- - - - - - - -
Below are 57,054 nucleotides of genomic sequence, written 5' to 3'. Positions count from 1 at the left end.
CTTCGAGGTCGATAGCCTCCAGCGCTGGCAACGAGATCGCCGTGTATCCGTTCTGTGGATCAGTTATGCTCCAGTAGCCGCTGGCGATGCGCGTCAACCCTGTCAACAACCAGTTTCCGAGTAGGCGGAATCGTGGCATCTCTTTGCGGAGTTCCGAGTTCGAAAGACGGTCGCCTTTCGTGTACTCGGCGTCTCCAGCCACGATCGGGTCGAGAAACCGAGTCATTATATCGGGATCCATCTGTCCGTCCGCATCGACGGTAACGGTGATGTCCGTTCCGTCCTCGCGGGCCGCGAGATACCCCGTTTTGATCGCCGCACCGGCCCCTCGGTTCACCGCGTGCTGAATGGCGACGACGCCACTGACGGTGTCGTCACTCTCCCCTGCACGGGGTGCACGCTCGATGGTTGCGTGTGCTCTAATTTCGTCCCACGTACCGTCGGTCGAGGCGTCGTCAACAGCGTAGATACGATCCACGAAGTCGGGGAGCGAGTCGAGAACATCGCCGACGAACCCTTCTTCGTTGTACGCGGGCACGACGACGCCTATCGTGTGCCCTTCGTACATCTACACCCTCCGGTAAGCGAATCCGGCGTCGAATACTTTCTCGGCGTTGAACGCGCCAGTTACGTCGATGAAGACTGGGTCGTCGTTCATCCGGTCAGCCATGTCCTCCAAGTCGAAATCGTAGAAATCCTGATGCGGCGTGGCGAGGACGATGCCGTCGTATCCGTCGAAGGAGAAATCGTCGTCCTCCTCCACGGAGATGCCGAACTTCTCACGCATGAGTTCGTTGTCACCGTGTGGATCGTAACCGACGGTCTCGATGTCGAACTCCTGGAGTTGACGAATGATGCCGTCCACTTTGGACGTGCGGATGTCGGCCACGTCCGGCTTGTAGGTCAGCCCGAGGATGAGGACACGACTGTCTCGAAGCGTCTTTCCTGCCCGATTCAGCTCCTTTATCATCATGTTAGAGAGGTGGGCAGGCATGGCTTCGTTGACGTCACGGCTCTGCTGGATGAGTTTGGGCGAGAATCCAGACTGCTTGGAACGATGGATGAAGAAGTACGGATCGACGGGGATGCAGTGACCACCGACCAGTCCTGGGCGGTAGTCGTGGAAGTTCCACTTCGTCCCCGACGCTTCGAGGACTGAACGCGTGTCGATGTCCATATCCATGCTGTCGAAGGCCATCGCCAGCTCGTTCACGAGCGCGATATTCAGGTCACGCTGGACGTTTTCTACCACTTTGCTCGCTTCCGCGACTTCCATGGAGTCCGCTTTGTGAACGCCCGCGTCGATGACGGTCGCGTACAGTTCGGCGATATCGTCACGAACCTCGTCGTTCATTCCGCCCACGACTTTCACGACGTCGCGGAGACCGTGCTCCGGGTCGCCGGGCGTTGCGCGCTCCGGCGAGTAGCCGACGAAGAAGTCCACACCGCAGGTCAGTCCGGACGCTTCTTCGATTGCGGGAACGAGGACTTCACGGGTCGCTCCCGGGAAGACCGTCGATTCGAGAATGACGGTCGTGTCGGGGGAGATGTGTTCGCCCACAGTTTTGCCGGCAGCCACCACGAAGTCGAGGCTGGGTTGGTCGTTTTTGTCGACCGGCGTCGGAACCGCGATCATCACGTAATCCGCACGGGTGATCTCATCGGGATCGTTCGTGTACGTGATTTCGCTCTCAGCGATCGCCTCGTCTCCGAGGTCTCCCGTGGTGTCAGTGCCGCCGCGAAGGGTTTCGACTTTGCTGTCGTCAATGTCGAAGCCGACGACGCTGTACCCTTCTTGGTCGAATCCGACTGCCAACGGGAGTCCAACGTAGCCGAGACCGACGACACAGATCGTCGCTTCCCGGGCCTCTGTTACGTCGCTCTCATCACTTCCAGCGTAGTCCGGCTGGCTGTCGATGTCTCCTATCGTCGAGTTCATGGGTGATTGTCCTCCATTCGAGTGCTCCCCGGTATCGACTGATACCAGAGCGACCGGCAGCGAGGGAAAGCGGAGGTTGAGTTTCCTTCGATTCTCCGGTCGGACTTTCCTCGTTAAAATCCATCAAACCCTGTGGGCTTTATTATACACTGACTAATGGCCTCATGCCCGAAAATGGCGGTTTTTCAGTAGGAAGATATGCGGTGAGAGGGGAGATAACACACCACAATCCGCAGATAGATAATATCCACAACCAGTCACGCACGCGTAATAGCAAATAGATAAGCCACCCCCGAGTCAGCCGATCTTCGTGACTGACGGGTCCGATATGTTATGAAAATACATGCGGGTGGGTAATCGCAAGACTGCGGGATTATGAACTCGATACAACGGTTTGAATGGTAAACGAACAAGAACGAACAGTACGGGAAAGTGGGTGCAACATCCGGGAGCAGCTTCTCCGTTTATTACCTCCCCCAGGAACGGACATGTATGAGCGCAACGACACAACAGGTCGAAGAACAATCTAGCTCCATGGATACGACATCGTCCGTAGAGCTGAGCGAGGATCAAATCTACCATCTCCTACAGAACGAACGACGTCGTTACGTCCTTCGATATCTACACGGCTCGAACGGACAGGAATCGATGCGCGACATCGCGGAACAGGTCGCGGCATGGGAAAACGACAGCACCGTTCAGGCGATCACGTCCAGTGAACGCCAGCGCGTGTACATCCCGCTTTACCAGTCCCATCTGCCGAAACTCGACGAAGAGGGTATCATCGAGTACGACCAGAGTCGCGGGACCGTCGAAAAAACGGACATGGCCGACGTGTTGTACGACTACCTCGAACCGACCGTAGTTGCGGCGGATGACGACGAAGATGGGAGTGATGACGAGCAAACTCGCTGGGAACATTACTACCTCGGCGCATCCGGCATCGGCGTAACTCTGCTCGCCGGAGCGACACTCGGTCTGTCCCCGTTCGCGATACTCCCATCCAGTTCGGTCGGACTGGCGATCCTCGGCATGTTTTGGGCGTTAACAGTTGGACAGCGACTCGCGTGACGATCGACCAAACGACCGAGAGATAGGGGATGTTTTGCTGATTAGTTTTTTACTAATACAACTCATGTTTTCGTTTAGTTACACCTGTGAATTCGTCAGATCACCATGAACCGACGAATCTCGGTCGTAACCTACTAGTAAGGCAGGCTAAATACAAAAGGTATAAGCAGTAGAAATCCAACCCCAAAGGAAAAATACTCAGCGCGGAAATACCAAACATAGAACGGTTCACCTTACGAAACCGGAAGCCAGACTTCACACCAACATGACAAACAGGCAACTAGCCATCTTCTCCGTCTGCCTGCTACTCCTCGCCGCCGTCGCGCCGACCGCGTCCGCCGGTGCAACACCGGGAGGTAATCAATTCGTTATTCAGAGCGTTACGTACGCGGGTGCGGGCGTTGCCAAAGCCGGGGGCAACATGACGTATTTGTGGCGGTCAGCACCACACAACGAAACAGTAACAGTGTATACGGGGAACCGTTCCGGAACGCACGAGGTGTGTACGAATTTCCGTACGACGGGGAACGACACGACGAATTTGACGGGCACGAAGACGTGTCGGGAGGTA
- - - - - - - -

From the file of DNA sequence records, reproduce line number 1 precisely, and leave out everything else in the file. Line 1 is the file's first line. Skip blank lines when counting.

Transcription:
Below are 57,054 nucleotides of genomic sequence, written 5' to 3'. Positions count from 1 at the left end.